Tristy Osbon '22
Why did you decide to study environmental science?
I was lucky enough to grow up in a small town in Central Oregon located only 20 minutes away from countless mountains, rivers, lakes and forests, so as a child my playground was this never-ending, wide open space in the great outdoors. This familiarity I have built with the natural world has planted a deep seed of passion in my heart for the environment. It wasn't until I took an environmental science class my senior year of high school that I realized, and was finally able to articulate, this deep passion for the environment. It instilled in me a desire to work to not only conserve the beautiful landscapes that surround us, but educate about them and advocate for them. Environmental science revealed a deeper way to understand the world that sustains our lives and millions of others in a way none of the other classes I had ever taken had. Together, these things convinced me to change my career goals to focus on the world of environmental science. Once I was here at Whitworth and had the privilege to meet Professors Jonathan Moo and Grant Casady, I knew I made the right decision in studying what I was most passionate about. I haven't looked back since.
What are some of your favorite classes so far?
My favorite environmental science classes I have taken so far are Redemption of Creation and Ecology & the Bible. These are both theologically centered environmental science classes. Redemption of Creation was the first course I ever took that challenged me to think about science and faith in light of one another and sit in the uncomfortableness that such a pairing might bring. Ecology & the Bible is a similar class spent isolated in the Cascade Mountains during Jan Term. The whole class spends the month at Tall Timber Ranch with no access to Wi-Fi or technology, which allowed me to be fully immersed in both God's creation and intentional community, free of distraction. I walked away from both of these classes with a deeper understanding of my faith, God, environmental science, and how all of them are truly compatible. These classes also provided me with the basic language to be able to articulate the compatibility of science and faith and only furthered my conviction that I as a Christian can have both a deep faith and care passionately about the environment. Both of these classes were informative experiences that are unique to Whitworth and something I don't think I would have ever had the chance to find anywhere else.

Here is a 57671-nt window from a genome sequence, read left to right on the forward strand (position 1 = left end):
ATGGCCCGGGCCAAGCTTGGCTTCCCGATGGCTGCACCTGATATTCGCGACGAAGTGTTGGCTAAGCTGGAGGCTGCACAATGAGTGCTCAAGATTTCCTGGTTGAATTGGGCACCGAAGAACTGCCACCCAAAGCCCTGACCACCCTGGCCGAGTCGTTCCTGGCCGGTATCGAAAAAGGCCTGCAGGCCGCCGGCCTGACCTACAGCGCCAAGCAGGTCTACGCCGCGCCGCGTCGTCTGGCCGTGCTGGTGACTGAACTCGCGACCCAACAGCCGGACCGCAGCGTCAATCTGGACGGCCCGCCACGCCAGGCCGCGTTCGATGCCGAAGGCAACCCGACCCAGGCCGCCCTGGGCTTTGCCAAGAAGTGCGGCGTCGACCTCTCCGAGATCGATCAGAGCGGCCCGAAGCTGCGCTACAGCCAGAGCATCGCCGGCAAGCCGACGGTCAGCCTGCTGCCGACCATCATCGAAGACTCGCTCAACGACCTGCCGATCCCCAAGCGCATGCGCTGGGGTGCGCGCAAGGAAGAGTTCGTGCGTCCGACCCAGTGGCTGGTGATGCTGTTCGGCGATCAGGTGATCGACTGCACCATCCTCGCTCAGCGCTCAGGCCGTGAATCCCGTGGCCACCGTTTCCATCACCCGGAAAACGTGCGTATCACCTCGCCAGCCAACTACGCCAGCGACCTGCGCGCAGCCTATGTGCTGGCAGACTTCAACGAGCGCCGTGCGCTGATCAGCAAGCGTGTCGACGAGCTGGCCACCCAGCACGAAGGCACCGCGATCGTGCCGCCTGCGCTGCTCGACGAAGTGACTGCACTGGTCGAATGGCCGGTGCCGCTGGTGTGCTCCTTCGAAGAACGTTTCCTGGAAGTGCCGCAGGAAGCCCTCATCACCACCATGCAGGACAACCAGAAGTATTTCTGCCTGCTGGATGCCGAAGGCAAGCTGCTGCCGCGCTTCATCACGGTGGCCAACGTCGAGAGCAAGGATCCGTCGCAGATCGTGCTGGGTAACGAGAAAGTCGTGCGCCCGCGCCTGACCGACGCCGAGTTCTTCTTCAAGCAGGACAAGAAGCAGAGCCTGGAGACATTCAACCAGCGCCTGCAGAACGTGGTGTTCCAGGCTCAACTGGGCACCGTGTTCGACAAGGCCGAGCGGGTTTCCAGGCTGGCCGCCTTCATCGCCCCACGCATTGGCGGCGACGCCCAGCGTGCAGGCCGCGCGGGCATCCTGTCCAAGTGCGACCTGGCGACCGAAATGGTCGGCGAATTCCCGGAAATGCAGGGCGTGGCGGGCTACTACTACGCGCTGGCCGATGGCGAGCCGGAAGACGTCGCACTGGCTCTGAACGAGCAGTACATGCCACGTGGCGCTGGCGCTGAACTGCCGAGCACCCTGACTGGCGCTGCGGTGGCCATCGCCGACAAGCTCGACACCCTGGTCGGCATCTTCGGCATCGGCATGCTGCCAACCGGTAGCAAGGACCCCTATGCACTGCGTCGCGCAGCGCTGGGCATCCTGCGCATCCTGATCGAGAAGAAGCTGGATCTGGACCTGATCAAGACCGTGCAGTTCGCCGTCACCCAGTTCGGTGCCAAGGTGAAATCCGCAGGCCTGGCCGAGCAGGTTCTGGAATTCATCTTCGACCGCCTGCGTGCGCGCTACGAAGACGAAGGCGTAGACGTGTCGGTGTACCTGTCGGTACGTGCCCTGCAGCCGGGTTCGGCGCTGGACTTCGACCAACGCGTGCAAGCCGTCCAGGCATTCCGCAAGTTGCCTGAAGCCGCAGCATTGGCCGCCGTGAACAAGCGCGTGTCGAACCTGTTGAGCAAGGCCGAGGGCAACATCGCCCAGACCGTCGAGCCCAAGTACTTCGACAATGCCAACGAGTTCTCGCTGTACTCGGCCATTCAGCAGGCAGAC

Tell us about a unique experience you've had or project you've worked on for your major.
Over the last year I have had the opportunity to work with an organization called Young Evangelicals for Climate Action. YECA is a national organization composed of college students across the country who come together and work to overcome the climate crisis. Being a part of this organization is not required for the environmental science major, but it has allowed me to grow as a leader, gain valuable experience, and find tangible ways to make change in the communities that I am a part of. For example, as a part of my fellowship I helped create Whitworth Environmental Action Coalition, which is an environmentally focused club here on campus that works toward developing sustainable habits and facing injustice through education, advocacy and empowerment. Along with this, over the course of the year I have been able to attend different trainings and webinars, hold interviews with leading climate scientists, and find a greater community of those who care about climate change, which ultimately has informed my major here on campus.